Thursday, March 02, 2006



For some reason, this came to mind this morning...
What about Libertarian ethic and the theory of a Just War?

Can these two coexist? The Just War Theory has ancient roots. With Hebrews from the Book of Judges, to Cicero, to Augustine of Hippo, Thomas Aquinas and Hugo Grotius. According to Wiki:

Just War theory is the attempt to distinguish between justifiable and unjustifiable uses of organized armed forces. Just War theories attempt to conceive of how the use of arms might be restrained, made more humane, and ultimately directed towards the aim of establishing lasting peace and justice.

Under that particular definition, I don't think it would follow under the Libertarian ethic -- mostly because of the use of organized force, a.k.a. governmental action. The Lysander Spooner approach would allow an individual to come to the assistance of any other individual whose rights have been infringed. But up to what point? How can an organized party of individuals realistically just stop and say, "wait that's enough fighting" as if that "justice" will serve to make the infringed party whole again?

What about national defense? Is a preemptive stike ethical? It is like being sentenced guilty before the crime was committed. I suppose under a Utilitarian approach this would be much simpler, but how does one effectively measure the "greater good"?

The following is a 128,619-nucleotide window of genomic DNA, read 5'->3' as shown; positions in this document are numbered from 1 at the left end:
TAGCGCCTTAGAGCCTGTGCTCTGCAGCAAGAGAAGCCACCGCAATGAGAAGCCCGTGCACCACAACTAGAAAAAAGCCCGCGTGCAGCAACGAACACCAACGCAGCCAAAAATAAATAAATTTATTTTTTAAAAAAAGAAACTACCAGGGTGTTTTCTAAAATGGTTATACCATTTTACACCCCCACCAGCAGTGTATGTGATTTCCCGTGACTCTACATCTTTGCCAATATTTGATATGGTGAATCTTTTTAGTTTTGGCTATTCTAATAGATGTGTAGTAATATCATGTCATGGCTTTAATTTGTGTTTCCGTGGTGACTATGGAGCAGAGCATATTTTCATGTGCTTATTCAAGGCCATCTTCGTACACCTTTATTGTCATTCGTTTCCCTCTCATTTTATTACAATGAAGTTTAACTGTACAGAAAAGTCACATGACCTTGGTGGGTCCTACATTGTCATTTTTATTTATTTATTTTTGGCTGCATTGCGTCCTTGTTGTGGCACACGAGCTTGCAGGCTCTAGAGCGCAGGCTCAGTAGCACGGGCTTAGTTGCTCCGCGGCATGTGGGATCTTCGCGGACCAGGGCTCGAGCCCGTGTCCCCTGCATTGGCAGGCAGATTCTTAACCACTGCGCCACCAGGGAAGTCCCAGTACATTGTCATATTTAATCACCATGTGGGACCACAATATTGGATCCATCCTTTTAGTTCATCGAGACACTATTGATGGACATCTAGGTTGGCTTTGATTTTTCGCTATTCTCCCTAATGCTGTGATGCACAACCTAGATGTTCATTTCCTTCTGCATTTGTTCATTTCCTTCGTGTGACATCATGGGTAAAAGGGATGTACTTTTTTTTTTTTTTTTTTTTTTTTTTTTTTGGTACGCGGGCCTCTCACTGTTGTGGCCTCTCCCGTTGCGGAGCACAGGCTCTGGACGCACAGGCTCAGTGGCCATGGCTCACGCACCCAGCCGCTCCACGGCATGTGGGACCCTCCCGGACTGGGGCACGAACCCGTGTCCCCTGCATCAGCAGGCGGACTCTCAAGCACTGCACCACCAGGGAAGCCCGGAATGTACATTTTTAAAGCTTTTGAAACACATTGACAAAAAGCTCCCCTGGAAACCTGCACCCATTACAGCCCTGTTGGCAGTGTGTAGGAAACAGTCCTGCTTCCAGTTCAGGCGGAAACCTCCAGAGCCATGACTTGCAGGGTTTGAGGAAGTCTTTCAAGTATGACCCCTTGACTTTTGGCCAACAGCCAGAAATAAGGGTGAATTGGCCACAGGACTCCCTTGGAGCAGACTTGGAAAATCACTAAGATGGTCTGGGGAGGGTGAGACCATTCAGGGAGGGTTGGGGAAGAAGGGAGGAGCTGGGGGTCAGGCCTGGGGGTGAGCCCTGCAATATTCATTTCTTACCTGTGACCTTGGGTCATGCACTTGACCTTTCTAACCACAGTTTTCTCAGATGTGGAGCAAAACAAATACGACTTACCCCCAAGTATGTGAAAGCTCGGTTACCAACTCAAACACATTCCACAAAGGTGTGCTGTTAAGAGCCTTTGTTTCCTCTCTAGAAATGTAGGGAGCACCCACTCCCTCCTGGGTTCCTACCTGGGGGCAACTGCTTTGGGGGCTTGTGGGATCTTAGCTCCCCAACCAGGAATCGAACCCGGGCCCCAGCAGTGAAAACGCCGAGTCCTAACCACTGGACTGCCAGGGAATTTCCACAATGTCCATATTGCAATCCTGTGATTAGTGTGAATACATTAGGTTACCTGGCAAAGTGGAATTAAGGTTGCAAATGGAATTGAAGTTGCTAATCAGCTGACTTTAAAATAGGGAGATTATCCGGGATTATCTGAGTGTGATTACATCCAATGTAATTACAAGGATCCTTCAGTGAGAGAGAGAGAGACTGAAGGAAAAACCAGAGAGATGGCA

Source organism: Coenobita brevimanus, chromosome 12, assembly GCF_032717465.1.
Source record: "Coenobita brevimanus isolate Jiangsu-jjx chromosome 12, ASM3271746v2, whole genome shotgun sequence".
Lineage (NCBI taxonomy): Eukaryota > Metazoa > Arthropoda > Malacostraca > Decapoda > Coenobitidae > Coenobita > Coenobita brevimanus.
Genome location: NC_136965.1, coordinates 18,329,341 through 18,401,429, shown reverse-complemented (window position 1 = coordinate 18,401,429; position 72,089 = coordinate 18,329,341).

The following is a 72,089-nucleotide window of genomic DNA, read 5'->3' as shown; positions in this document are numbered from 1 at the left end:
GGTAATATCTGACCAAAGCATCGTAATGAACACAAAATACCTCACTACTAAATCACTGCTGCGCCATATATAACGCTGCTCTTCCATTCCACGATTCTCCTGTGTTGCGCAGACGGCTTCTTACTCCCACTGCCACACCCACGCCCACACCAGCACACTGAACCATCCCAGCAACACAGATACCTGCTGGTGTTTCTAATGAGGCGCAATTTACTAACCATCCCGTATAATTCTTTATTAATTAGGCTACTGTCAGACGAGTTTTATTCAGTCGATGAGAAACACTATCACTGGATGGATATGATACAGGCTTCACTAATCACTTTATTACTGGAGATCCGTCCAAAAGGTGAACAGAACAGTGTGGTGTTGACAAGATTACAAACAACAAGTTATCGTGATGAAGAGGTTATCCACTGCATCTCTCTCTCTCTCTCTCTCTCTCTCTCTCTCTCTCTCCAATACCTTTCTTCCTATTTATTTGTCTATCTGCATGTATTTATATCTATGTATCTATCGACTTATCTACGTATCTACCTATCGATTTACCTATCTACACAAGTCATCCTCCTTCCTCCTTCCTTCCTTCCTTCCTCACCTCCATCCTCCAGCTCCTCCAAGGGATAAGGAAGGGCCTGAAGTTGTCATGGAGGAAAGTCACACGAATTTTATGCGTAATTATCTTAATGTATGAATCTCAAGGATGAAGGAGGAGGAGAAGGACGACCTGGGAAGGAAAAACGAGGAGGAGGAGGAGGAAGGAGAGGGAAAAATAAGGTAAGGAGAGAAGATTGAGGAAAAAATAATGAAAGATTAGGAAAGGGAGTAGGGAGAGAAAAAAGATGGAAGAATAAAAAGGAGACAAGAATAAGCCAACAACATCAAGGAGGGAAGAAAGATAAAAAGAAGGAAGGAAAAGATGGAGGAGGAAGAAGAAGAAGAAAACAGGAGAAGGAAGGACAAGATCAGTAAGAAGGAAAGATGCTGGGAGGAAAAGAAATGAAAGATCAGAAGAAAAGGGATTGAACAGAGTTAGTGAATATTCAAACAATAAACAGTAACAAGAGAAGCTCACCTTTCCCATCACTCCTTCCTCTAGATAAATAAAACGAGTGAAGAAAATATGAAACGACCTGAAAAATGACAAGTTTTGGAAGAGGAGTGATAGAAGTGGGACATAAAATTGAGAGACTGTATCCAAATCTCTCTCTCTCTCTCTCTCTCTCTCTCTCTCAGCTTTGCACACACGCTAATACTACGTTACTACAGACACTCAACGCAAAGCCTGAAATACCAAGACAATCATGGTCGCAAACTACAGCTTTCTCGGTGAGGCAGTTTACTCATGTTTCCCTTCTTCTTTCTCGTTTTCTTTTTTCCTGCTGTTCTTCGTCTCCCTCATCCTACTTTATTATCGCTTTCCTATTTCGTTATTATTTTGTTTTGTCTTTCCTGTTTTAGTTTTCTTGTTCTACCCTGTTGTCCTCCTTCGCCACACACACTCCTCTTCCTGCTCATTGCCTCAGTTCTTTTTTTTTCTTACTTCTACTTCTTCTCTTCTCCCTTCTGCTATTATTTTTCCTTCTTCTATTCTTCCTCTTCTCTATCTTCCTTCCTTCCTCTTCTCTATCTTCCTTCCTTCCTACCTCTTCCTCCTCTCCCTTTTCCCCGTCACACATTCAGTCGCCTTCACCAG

Also what about a "just" holy war? If individuals feel that their rights have been infringed upon by others (via cartoons, sanctions, other religions), what more do they need to justify their actions?

I think it primarily boils down to a definition of rights and what someone must compensate for if there is any infringement on those rights. The libertarian ethic includes negative rights = life, liberty, property. The positive rights approach includes some sort of entitlements, social justice, or equality of outcome. So, I suppose, depending on your definition of rights, a Just War is quite possible.

What? No takers on this one yet?

You know what I think about this already. Definitions for what is just for a society to do collectively derive from what is just for an individual to do. I paraphrase Bastiat loosely,
"Since we all have the right to protect our body, our liberty, and our property, even if we have to use force to do so; then any group of men has the right to get together and hire someone to protect them. The group has the right to hire a protector because each of them has a right to protect themselves on their own. The man that they hire to protect them was hired only to protect them. If no one is allowed to encroach on anyone else, then the hired man doesn’t have a right to encroach either."
So we must begin from the individual level and decide what is ethical. It is ethical for an individual to protect their property. If someone encroaches, they may be repulsed. But once the encroaching action ceases, the repulsion must likewise cease, and from there restitution requested. Force is now set aside in favor of justice.

The question then becomes: Is the law just? If not the entire system breaks down and all that is left is force. Law was created as an less costly alternative to force.
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